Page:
I am definitely not a fan of confrontation.
In most situations, I will avoid any type of awkward or uncomfortable situation. I hate when someone at my table in a restaurant complains about their food. I am very uncomfortable when I get reprimanded in a business meeting. I don't enjoy when friends argue or bicker with me or others.
I've also gotten very good at calming people down. Soothing raw nerves and facilitating a peaceful resolution to problems is a forte of mine.
That being said, I am definitely not afraid of on-line flaming.
The first time I was ever "yelled" at in an on-line situation was very uncomforatable for me. I'll never forget it. I was chatting with someone on-line on AOL, and he thought I was interested in him sexually. When I told him I wasn't, he insulted me and told me I was an asshole for "leading him on."
I didn't like the feelings I had during that interaction, and I started to deal with them as I would normally do in real-life social situations. I tried to reason with the guy, I tried to calm him down, I tried to joke with him and cajole him into liking me again. It didn't work...and it left me feeling frustrated and angry.
That was the last time.
I'm very grateful to that person. He taught me one of my favorite on-line lessons I've ever learned...that instant messages, chat room comments, group-list insults and e-mail flames can NOT hurt me. Now, I know many of you have known this forever, and this would have been no revelation to you. But to me, it was a true epiphany. In my on-line life, I no longer had to play the peacemaker. Placating angry or unreasonable people on-line was no longer my job. As you can imagine, it was a big relief.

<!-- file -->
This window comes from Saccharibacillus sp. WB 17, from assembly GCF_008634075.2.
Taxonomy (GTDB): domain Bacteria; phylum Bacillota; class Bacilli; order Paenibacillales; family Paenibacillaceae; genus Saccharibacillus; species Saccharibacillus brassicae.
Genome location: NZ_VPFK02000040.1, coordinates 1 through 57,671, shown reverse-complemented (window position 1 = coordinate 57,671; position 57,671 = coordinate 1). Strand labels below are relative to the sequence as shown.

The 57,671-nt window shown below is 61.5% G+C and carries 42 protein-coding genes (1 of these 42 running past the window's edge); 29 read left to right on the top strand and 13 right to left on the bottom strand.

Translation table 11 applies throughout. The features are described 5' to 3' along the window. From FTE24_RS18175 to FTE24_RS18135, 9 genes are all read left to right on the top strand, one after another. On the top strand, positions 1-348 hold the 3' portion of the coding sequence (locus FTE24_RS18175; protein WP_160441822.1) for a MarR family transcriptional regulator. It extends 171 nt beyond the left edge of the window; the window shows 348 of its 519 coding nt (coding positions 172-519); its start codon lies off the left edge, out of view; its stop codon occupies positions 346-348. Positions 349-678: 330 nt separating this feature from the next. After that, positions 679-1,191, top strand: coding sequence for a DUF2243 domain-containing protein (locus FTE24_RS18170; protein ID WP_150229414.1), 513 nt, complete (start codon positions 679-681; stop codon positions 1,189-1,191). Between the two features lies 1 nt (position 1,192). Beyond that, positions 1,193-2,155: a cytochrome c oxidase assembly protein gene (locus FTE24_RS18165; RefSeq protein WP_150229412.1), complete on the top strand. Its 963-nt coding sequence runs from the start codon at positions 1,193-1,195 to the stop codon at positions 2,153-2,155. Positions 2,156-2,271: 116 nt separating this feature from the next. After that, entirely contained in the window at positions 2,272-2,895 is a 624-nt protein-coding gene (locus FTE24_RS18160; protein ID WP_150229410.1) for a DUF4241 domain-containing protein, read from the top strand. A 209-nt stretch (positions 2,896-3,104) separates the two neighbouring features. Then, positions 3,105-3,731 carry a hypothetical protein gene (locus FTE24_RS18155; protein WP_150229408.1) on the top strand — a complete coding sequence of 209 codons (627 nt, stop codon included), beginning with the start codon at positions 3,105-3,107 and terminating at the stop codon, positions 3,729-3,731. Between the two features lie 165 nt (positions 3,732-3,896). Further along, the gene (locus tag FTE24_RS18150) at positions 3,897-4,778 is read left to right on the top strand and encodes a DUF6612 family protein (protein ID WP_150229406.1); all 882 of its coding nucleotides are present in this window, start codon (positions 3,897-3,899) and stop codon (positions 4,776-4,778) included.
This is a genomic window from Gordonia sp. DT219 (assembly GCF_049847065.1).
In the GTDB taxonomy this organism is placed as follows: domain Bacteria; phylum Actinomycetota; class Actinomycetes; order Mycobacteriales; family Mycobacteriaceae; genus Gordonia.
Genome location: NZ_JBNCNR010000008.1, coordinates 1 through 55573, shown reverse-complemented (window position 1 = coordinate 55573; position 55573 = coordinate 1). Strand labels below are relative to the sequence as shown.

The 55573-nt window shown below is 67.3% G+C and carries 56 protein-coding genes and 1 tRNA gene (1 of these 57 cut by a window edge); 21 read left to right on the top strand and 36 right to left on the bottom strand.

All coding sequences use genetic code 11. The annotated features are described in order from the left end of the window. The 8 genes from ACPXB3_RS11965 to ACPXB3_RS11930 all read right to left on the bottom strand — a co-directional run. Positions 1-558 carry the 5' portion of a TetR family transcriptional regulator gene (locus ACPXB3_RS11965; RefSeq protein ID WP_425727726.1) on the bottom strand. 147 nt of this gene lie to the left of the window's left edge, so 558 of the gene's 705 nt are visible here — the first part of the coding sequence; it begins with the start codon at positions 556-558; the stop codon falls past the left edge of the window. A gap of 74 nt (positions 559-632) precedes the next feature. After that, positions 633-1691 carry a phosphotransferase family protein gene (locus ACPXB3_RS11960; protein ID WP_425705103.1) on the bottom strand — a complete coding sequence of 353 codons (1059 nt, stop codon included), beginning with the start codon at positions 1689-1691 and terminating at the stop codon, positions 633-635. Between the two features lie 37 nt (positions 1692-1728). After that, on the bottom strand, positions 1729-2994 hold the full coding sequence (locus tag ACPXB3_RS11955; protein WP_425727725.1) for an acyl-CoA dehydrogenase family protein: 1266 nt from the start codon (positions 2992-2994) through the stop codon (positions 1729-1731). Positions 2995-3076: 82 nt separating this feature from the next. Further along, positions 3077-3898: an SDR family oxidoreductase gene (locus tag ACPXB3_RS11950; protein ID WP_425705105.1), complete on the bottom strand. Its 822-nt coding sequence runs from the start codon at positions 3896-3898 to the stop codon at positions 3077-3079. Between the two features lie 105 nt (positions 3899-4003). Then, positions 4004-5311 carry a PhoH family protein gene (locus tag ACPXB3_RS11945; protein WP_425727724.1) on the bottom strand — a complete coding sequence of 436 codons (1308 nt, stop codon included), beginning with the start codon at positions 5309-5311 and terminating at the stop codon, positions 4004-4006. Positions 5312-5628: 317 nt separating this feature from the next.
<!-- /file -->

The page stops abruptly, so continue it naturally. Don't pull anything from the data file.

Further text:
So, what does this have to do with knitting?
A couple of things.
First, it annoys the hell out of me to have someone on the Knitlist post a message with "Please don't flame me, but..." Comments like that make me want to take a blow-torch to them until they're charred. Not really, but I want to ask..."what are you worried about?" I have to temper my annoyance with the fact that I haven't learned how to be unafraid in real life, so it's unreasonable to hope that all Knitlist posters will have learned that in their on-line life. Now, if I could just extrapolate this fearless concept to my real life.
On the other side of that, Marilyn's Blog is one of my favorites because of it's funny, unapologetic and fearless approach to writing about knitting. With an attitude of "bite me" to naysayers, she is my hero.
For those of you who are unaware, there is a list called Knitflame. It allows for flames and complaints...the kinds of posts that aren't allowed on other lists. When I first heard of the Knitflame list, I thought I would like it. It sounded like a list for people like Marilyn. I pictured it having caustic humor and anti-knitlist comments that would be close to sacrilege.
I finally decided to check it out. I am highly unimpressed. I read through the last month's worth of posts and at best the posts were boring, at worst, scary. I'm convinced some of the members are paranoid in the psychological sense. The whining and complaining seemed endless. I'd spend more time with my clients if I wanted to hearing whiny complaining all the time. What a tired list this seems to be. I've asked some of the members who I respect for their opinion, and I'm open to having this be a funny daily read.
I'll stay subscribed for a while to see if it gets any better, but for now it's not a list that I'd recommend unless you need an excuse to go off your meds.
I've finished the front and collar and started the first sleeve. I hope to have a lot of knitting time this week, but I don't hold out much hope.
A few of you have asked about Thaddeus, so I thought I'd show a family photo I took of he and Gage. Sorry for the quality, but both he and the cat looked good in the same picture, so I had to settle for poor photo quality.
Gage loves to be carried around on our shoulders...who needs a Vegan Fox when you have a Gage Stole.
Monday, February 03, 2003